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An Inspector Calls By J.B Priestly - The play has been described as a play of social criticism. What is being criticised?

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An Inspector Calls By J.B Priestly The play has been described as a play of social criticism. What is being criticised? The play An inspector calls was written in 1945 within a week of world war two ending but is set before world war one. J. B Priestly wrote this play intentionally as he saw an urgent need for social change and used the play to express his desire for social equality. The time in which the play was set is used because Priestly hoped that the play would give society the chance, with hindsight, to look back on the past and learn from its mistakes. Priestly also used this method so that it would make the audience realise how wrong they may have been assuming future events. The play of an Inspector Calls centres on society's lack of collective responsibility. The character of the Inspector is talking about a collective responsibility, everyone in society is linked, in the same way as the characters, although they live a completely different social class, were all linked to Eva Smith. Everyone is part of "one body"; the Inspector sees society as more important than individual interests. The views he is propounding are in fact those of Priestly who was a devout socialist. ...read more.


Mrs Birling seems particularly unaware of her son's drinking problem, and the behaviour of certain people she knows, such as Alderman Maggarty. Another aspect of society that is criticised is the upper class's view towards industry, and the " one man for himself" philosophy of Arthur Birling. Birling has no time for the ideas of socialism and worker's rights, saying that no one should worry about labour trouble in the future. This is shown in his disregard for the strike conducted by Eva Smith. He also dismisses Russia, where the communist movement was gaining strength, stating that it will always be backwards. Another place in the play, where Birling shows resentment towards any movement representing equality is after discovering the Inspector is not all he seems, he dismisses him as a socialist or some sort of crank. There is also criticism of social ignorance of the middle classes, and their historical attitudes. Most of these stem from Birling's early speeches in Act 1, where he makes a series of predictions about the future. These grand predictions would have seemed particularly bitter and ironic to the audience at the time, because during this period the world was going through a disastrous war and Birling's wildly optimistic prophecies would be seen to be completely wrong. ...read more.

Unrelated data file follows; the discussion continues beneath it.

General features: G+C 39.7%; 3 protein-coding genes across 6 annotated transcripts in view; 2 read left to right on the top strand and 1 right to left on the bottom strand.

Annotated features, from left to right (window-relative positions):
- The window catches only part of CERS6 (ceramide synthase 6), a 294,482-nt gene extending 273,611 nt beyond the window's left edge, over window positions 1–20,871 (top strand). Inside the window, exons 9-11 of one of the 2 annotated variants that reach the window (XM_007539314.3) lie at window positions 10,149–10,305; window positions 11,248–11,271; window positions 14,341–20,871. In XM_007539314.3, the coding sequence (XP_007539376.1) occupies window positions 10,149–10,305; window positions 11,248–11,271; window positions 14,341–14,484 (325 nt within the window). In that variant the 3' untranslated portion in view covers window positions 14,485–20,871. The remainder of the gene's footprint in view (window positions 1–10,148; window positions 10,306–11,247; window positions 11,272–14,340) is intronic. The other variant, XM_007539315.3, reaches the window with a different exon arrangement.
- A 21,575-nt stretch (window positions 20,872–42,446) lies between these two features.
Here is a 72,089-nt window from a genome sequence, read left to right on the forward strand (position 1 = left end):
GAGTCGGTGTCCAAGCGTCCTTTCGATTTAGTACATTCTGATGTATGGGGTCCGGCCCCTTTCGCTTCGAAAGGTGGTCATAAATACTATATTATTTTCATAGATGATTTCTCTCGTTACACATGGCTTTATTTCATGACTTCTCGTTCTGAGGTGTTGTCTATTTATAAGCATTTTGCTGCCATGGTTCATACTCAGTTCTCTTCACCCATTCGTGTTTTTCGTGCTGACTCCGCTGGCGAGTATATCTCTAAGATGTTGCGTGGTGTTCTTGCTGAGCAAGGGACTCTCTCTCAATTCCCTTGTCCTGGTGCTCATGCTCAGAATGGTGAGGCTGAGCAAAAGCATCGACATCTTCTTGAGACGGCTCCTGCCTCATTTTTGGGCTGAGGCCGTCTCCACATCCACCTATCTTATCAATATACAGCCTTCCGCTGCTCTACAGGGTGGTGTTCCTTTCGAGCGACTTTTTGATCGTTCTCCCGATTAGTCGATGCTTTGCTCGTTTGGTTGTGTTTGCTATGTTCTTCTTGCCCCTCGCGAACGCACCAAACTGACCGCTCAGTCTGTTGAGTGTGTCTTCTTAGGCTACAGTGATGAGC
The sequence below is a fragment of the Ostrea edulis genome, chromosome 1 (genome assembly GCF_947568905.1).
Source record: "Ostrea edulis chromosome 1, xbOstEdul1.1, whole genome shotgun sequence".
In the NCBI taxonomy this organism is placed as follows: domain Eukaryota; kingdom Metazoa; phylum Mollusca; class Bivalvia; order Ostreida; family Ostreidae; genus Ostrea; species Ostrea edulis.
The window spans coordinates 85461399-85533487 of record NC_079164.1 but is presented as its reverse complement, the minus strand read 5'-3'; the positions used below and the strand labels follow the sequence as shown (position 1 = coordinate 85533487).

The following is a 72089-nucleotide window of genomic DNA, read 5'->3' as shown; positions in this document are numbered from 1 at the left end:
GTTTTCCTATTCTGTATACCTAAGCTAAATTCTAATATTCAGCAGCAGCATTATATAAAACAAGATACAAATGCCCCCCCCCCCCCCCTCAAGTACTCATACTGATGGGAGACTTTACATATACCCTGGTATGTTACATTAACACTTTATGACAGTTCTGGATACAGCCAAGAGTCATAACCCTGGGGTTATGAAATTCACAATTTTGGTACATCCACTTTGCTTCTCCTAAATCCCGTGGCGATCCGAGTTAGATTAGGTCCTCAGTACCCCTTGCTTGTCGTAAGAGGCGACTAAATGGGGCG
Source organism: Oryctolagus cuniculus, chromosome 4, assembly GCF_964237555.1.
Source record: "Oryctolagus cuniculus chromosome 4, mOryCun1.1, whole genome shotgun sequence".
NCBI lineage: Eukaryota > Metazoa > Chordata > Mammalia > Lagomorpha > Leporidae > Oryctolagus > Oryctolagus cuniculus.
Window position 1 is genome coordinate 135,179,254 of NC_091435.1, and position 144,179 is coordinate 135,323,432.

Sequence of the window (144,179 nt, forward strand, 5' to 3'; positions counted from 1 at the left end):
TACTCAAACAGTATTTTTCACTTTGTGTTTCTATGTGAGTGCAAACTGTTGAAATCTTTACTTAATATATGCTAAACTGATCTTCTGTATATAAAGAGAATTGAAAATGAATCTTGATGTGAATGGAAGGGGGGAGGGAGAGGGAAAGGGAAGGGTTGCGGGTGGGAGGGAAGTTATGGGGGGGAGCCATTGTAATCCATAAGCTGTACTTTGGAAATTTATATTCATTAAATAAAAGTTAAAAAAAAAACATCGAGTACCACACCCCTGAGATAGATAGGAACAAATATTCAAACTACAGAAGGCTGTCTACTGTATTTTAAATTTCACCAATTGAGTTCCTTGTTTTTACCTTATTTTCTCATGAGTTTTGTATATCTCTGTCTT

In this speech, the Inspector underlines collective responsibility, the exact opposite of Birling's views. Eva is one of the most important characters in the play, yet the audience never actually see her. Priestly has intended for Eva to represent all other people who were in similar situation at the time. The name Smith is very cleverly used, as it is a very common name and can therefore represent society very effectively. Another of the Inspector's poignant speeches is when he says: " And I tell you tat the time will soon come when, if men will no learn that lesson, then they will be taught it in fire and blood and anguish." This is probably the most famous line of the play, J.B Priestly I probably partly thinking about the world war they had just lived through- the result of governments blindly pursuing national interest at all costs. But surely also of the Russian revolution in which poor workers and peasants took over the state and exacted a bloody revenge against the aristocrats who had treated them so badly. Priestly conveyed his message efficiently, showing us how the situation can be changed, and who to depend on to change it. J.B Priestly's play presents a fascinating study of guilt and innocence of prejudice and hypocrisy, through a very controversial social criticism. ...read more.

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